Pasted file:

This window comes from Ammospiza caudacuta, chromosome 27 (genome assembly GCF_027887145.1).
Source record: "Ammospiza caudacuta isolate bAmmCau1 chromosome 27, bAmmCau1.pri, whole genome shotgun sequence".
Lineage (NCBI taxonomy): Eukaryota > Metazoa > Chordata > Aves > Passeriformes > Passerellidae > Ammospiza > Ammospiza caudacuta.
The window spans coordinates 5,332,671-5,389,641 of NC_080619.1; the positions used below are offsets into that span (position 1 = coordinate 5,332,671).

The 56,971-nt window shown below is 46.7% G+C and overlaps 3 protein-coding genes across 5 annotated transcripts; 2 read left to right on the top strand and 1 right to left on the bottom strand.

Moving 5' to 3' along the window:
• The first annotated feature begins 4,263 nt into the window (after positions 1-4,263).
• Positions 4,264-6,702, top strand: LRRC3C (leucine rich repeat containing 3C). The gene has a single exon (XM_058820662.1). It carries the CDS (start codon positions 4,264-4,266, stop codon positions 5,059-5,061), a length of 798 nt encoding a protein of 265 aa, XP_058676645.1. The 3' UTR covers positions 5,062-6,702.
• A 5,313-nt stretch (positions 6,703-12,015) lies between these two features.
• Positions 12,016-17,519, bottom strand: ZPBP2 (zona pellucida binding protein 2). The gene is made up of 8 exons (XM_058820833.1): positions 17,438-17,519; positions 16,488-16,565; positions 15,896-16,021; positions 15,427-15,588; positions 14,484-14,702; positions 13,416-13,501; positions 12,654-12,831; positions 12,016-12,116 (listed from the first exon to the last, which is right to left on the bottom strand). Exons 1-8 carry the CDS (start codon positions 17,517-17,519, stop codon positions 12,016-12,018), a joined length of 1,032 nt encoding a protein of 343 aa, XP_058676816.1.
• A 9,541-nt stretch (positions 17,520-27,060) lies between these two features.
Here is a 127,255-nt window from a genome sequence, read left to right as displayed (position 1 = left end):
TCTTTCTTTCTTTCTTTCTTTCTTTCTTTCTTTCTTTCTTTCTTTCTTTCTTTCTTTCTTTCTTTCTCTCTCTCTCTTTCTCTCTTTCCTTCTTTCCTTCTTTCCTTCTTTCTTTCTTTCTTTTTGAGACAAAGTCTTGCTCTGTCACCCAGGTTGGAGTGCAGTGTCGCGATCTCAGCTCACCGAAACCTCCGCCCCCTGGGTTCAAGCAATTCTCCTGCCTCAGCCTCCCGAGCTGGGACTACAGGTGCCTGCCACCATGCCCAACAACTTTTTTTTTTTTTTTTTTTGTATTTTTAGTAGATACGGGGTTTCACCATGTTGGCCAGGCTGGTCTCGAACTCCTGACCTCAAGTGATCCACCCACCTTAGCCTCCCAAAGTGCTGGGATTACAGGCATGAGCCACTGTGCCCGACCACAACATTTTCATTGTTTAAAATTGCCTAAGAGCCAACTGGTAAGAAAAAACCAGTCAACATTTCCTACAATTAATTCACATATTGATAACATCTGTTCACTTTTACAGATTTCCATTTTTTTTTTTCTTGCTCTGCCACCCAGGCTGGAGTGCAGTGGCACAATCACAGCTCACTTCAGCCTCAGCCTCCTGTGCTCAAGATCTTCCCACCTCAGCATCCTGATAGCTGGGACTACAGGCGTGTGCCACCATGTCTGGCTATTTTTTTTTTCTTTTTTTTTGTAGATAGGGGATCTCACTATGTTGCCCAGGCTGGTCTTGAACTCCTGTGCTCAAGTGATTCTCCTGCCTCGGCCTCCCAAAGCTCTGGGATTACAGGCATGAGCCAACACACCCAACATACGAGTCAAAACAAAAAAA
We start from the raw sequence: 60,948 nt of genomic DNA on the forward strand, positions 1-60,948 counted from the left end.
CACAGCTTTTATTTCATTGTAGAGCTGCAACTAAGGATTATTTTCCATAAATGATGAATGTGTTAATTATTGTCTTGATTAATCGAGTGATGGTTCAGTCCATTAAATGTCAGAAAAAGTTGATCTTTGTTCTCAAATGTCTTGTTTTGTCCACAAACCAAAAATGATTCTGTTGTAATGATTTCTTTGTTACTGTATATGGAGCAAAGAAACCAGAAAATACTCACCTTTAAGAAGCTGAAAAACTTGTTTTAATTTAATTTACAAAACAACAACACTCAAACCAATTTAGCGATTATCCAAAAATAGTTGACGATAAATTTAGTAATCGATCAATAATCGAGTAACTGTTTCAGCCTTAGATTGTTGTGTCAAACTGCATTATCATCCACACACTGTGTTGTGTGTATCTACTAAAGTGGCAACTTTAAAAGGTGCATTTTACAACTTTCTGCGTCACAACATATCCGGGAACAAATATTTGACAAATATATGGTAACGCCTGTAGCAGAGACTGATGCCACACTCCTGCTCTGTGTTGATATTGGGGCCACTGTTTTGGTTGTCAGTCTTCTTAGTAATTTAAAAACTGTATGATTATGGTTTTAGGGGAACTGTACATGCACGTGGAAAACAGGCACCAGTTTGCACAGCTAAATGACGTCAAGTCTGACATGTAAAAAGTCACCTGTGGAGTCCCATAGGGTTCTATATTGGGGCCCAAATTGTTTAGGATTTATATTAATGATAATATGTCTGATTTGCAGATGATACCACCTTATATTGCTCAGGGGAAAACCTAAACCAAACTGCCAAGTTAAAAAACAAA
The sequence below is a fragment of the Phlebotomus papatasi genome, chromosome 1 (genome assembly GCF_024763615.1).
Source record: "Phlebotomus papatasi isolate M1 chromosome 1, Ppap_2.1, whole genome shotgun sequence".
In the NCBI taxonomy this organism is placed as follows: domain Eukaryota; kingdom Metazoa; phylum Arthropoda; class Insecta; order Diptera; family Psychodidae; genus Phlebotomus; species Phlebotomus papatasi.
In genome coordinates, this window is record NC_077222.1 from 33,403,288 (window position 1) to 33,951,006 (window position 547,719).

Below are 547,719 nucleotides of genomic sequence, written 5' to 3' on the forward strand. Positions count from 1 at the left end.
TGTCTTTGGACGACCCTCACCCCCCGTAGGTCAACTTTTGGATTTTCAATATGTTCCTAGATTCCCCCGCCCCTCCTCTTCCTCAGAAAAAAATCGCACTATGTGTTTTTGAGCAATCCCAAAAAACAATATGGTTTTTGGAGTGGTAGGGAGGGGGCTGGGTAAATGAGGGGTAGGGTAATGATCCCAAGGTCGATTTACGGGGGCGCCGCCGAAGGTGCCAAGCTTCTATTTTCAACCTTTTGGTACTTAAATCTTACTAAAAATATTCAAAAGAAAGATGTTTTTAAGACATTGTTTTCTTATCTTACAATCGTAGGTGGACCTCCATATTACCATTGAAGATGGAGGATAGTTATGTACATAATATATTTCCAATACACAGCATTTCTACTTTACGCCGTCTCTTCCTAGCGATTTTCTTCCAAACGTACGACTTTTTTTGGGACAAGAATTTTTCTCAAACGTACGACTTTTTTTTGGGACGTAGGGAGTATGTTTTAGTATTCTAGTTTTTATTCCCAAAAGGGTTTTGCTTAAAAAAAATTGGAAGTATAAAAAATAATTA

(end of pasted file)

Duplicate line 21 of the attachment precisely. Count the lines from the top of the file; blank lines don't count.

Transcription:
TGTCTTTGGACGACCCTCACCCCCCGTAGGTCAACTTTTGGATTTTCAATATGTTCCTAGATTCCCCCGCCCCTCCTCTTCCTCAGAAAAAAATCGCACTATGTGTTTTTGAGCAATCCCAAAAAACAATATGGTTTTTGGAGTGGTAGGGAGGGGGCTGGGTAAATGAGGGGTAGGGTAATGATCCCAAGGTCGATTTACGGGGGCGCCGCCGAAGGTGCCAAGCTTCTATTTTCAACCTTTTGGTACTTAAATCTTACTAAAAATATTCAAAAGAAAGATGTTTTTAAGACATTGTTTTCTTATCTTACAATCGTAGGTGGACCTCCATATTACCATTGAAGATGGAGGATAGTTATGTACATAATATATTTCCAATACACAGCATTTCTACTTTACGCCGTCTCTTCCTAGCGATTTTCTTCCAAACGTACGACTTTTTTTGGGACAAGAATTTTTCTCAAACGTACGACTTTTTTTTGGGACGTAGGGAGTATGTTTTAGTATTCTAGTTTTTATTCCCAAAAGGGTTTTGCTTAAAAAAAATTGGAAGTATAAAAAATAATTA